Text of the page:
HERE ARE MY TAKEAWAYS FROM THE POLL, WHICH WAS CONDUCTED THE FIRST WEEK OF MAY 2021, THOUGH I URGE YOU TO REVIEW THE RESULTS AND THE COMMENTS AND DRAW YOUR OWN CONCLUSIONS
Print plays a vital role in how professional graphic designers make a living. Fully 90% of respondents say they work in print as part of their professional mix, 55% of their projects involve a print component and 57% of their time is devoted to print. Interestingly, 50% worked on a pandemic-related print project in the past year. The importance of print work to the creative community should not be underestimated.
Designers believe print endures because of its classic strengths. Foremost among these is tangibility — it is sensual, touchable, physical, real, permanent, and encourages a human connection often missing in the virtual world.
These classic strengths are amplified by digital clutter. Because print is relatively rare, it has the potential to stand out and be special — fresh, welcome, surprising, disruptive, personal, engaging, meaningful, a statement that a brand values itself and its customers. Closely related is the issue of trust: quality printed pieces are often perceived to possess authenticity and credibility because they feel real and present, spring from an identifiable source, and are the result of a deliberate act of craftsmanship.
And, of course, there are large swaths of the country that don’t have access to internet or resources for smartphones who still need to be reached, especially with things like … say … public health campaigns.
As the pandemic, hopefully, winds down, digital fatigue is real and pervasive. This may spark a new appreciation for the attributes of print and spur a rebound in the utilization of print.
If print is to stand out and be special, that imposes a responsibility on creators and producers: superior print design, well-crafted execution, strategic deployment, sustainable methods matter more than ever. Perhaps that explains why, when print is included as part of the marketing mix, designers try to retain responsibility and control for critical steps in the process. Nearly 8-in-10 make the paper specification and print buying decisions, quite a substantial number though modestly lower than in past decades.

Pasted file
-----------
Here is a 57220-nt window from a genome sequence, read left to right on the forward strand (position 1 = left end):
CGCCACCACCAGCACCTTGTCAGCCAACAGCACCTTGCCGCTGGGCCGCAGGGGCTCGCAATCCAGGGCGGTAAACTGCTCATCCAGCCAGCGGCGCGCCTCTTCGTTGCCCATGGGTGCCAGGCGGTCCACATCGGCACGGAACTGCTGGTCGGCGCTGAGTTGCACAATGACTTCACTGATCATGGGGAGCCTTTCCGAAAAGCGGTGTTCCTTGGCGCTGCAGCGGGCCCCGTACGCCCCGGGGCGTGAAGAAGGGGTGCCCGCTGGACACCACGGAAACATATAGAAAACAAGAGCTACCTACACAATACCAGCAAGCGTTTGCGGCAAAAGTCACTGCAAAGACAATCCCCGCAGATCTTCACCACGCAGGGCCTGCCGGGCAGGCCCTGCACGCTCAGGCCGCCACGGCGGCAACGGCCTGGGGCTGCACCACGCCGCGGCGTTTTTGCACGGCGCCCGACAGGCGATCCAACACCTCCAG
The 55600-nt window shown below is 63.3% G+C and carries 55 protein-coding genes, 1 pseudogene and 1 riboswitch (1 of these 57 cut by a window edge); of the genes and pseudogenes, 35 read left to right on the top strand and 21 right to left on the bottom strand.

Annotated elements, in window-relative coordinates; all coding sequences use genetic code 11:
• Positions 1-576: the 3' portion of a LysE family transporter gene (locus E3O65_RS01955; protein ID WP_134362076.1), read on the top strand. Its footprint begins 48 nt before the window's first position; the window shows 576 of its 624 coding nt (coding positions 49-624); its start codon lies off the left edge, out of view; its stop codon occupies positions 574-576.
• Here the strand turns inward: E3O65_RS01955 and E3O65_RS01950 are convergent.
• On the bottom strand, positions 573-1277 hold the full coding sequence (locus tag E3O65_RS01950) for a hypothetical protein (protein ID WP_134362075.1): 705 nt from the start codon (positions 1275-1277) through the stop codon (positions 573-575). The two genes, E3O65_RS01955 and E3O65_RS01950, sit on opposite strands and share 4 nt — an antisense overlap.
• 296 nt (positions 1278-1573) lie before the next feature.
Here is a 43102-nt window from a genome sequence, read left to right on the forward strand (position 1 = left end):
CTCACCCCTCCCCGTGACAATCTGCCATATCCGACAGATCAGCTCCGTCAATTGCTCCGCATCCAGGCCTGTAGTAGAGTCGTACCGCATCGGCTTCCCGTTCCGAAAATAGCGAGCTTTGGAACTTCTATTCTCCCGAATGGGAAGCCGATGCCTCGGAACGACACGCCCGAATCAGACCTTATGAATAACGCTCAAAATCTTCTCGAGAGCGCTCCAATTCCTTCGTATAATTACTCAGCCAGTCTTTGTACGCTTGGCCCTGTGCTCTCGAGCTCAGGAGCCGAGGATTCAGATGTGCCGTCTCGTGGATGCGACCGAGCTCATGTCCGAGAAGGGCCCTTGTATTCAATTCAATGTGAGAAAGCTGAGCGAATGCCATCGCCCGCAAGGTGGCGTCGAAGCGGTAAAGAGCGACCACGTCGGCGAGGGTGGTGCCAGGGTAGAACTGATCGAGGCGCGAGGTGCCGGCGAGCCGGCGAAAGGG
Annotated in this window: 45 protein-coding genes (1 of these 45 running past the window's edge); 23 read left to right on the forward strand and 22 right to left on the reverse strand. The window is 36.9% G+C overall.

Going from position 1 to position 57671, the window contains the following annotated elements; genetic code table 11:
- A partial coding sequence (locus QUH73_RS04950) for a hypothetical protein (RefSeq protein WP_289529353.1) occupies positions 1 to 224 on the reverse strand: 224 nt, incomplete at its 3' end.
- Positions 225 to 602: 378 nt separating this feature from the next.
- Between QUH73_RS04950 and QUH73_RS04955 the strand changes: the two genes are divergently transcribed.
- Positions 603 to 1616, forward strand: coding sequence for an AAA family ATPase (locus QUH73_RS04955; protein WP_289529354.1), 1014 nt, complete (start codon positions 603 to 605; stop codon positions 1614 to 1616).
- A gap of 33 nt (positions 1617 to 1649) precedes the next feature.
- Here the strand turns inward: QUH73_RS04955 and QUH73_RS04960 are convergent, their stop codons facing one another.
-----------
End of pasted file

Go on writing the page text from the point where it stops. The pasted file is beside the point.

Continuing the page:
Despite the inherent strengths of print, most everyone understands that it is now a role player rather than the star — best used as part of an integrated marketing mix or for certain targeted audiences and purposes. That leads invariably to less volume and a lesser focus on the intricacies of the craft. Digital solutions tend to be the default position, and this is especially true for each younger generation of designers.
In this context, the survey records a modest increase in those who expect to do less print design rather than more, and we also record small declines, once again, in the percentage of time spent on print by designers and on the number of designers specifying premium papers. This is part and parcel of the continuing challenges that confront the overall commercial printers and papermakers.
Clients are drawn to digital media’s value proposition of a big reach with small budgets, fast turnaround times, and ease of use. The lure of “fast and cheap” is especially seductive when it comes to utilizing major social media platforms owned by Facebook, Google, Twitter and Amazon. It can be hard for print advocates to convince a resistant clientele otherwise.
Just as digital fatigue may spur a rebound in print, a weighty counterbalance is the “Zoomification” of our world. This phenomenon, the argument goes, has made everyone more comfortable with technology, more expectant of instant communication and less patient with traditional means, and more likely to “stuff purge” which, writ large, means embracing a more virtual and spartan workstyle and lifestyle.
And then there are the vicissitudes of the economy. How it moves will dictate much of what unfolds over the next year. The vast majority of designers — 90% in fact — expect an economic recovery in the second half of 2021 and an attendant rise in demand for design and related services.
There is some disagreement as to how strong the recovery will be and how quickly and how directly it will stir creative businesses. There is no disagreement that good economic news will be welcomed by a community that has been rocked but remains resilient.